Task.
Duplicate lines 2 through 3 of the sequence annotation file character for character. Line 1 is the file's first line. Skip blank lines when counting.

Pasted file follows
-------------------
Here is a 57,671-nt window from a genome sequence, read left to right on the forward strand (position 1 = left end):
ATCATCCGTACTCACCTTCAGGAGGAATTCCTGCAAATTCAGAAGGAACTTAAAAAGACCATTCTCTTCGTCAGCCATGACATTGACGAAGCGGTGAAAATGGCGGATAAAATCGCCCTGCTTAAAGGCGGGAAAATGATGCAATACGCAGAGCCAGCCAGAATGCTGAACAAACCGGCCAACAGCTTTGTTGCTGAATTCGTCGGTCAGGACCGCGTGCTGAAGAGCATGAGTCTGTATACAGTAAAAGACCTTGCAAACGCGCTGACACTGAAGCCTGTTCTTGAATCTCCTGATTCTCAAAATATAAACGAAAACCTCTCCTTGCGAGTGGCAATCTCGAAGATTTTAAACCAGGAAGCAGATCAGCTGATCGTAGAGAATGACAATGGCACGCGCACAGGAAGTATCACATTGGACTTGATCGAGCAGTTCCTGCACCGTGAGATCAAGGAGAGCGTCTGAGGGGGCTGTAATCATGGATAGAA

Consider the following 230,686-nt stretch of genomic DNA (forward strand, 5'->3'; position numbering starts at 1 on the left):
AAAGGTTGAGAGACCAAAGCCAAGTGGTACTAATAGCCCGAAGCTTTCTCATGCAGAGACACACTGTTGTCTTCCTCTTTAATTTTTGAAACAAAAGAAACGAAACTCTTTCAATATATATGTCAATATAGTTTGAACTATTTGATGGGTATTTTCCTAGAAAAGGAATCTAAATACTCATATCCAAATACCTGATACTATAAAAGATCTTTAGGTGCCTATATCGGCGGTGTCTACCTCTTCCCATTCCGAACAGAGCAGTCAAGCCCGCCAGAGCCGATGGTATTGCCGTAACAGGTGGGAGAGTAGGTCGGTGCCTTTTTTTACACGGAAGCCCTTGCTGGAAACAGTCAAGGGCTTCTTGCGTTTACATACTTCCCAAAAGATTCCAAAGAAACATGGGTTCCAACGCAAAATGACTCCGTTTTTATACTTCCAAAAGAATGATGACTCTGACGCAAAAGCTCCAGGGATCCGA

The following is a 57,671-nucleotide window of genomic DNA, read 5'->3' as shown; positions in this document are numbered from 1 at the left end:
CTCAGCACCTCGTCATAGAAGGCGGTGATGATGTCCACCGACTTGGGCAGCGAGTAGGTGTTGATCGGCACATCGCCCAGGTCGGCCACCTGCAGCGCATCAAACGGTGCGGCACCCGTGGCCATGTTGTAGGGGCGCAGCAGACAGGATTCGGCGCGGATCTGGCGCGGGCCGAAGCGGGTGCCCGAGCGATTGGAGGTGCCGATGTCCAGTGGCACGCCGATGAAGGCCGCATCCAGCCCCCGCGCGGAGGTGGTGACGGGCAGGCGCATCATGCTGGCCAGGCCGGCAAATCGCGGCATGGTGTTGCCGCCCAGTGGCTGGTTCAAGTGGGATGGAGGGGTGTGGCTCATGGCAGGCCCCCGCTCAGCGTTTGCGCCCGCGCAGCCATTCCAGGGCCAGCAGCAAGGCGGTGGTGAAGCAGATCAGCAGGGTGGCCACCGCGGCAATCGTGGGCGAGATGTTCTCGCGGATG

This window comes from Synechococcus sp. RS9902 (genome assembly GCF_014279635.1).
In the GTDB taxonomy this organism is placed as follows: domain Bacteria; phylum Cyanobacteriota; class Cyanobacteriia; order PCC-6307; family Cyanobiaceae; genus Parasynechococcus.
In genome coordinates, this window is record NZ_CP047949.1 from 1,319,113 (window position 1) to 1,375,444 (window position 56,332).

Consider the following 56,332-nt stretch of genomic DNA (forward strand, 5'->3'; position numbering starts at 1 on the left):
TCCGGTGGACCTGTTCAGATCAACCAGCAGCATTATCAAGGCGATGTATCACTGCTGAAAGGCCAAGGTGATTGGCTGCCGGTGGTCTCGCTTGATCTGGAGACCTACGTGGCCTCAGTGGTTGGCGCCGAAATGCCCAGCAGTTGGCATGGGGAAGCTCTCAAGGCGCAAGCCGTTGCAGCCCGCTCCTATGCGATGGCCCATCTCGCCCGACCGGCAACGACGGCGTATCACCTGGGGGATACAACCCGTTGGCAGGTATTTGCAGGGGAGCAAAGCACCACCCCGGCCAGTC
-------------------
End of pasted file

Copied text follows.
ATCATCCGTACTCACCTTCAGGAGGAATTCCTGCAAATTCAGAAGGAACTTAAAAAGACCATTCTCTTCGTCAGCCATGACATTGACGAAGCGGTGAAAATGGCGGATAAAATCGCCCTGCTTAAAGGCGGGAAAATGATGCAATACGCAGAGCCAGCCAGAATGCTGAACAAACCGGCCAACAGCTTTGTTGCTGAATTCGTCGGTCAGGACCGCGTGCTGAAGAGCATGAGTCTGTATACAGTAAAAGACCTTGCAAACGCGCTGACACTGAAGCCTGTTCTTGAATCTCCTGATTCTCAAAATATAAACGAAAACCTCTCCTTGCGAGTGGCAATCTCGAAGATTTTAAACCAGGAAGCAGATCAGCTGATCGTAGAGAATGACAATGGCACGCGCACAGGAAGTATCACATTGGACTTGATCGAGCAGTTCCTGCACCGTGAGATCAAGGAGAGCGTCTGAGGGGGCTGTAATCATGGATAGAA

Consider the following 230,686-nt stretch of genomic DNA (forward strand, 5'->3'; position numbering starts at 1 on the left):